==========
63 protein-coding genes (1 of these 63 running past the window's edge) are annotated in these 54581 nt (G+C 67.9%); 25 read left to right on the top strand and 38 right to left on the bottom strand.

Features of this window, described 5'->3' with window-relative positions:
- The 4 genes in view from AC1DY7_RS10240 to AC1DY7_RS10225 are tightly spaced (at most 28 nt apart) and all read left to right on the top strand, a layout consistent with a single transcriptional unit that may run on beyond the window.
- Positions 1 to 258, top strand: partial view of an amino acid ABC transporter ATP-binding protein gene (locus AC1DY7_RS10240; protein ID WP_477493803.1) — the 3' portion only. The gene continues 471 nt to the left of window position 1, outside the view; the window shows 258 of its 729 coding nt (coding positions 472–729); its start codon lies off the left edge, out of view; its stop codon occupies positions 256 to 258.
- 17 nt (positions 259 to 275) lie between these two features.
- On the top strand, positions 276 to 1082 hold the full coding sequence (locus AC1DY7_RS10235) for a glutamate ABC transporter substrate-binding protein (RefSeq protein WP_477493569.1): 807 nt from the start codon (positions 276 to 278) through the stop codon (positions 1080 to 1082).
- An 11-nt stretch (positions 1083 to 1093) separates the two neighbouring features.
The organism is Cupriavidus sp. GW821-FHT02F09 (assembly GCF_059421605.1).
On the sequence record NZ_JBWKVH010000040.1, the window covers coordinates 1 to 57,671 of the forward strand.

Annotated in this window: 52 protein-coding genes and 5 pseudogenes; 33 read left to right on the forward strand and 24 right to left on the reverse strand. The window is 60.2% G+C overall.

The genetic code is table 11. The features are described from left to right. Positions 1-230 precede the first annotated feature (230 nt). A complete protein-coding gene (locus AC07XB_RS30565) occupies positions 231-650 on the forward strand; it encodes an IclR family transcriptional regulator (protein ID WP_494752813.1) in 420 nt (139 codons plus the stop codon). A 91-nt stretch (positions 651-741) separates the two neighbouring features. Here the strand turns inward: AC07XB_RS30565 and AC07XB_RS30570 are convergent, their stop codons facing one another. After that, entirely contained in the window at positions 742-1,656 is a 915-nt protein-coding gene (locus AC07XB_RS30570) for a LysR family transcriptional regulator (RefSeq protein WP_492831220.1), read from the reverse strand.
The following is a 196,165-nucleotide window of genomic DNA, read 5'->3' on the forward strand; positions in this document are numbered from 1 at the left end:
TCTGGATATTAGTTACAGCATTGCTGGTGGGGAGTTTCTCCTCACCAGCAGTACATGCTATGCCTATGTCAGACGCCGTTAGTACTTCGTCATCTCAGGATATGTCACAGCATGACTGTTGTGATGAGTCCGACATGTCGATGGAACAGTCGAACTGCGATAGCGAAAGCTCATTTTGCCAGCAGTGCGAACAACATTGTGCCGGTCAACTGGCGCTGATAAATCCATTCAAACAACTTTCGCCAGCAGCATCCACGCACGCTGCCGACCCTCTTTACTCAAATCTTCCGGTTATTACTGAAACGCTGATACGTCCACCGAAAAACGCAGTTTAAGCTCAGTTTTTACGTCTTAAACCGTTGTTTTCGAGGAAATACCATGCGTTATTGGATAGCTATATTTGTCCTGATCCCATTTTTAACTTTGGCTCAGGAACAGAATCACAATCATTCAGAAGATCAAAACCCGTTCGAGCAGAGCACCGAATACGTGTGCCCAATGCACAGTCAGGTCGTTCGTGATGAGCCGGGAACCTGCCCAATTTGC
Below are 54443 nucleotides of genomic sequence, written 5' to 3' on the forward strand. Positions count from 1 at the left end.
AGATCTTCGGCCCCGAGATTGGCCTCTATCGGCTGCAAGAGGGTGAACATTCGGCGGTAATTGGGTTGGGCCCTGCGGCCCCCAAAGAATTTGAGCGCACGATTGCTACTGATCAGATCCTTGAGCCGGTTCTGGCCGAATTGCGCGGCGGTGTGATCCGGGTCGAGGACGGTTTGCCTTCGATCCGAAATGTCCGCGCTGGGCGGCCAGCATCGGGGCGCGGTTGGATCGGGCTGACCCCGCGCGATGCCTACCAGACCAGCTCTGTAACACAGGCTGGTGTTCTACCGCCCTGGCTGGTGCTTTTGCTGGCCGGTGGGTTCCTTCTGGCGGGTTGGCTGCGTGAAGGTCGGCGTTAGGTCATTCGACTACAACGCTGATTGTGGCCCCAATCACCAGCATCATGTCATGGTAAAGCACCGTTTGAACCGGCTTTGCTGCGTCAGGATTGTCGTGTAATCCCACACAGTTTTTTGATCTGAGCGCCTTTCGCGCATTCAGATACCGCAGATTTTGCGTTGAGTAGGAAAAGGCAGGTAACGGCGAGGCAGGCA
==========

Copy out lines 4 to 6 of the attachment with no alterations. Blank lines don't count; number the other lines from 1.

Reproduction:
- Positions 1 to 258, top strand: partial view of an amino acid ABC transporter ATP-binding protein gene (locus AC1DY7_RS10240; protein ID WP_477493803.1) — the 3' portion only. The gene continues 471 nt to the left of window position 1, outside the view; the window shows 258 of its 729 coding nt (coding positions 472–729); its start codon lies off the left edge, out of view; its stop codon occupies positions 256 to 258.
- 17 nt (positions 259 to 275) lie between these two features.
- On the top strand, positions 276 to 1082 hold the full coding sequence (locus AC1DY7_RS10235) for a glutamate ABC transporter substrate-binding protein (RefSeq protein WP_477493569.1): 807 nt from the start codon (positions 276 to 278) through the stop codon (positions 1080 to 1082).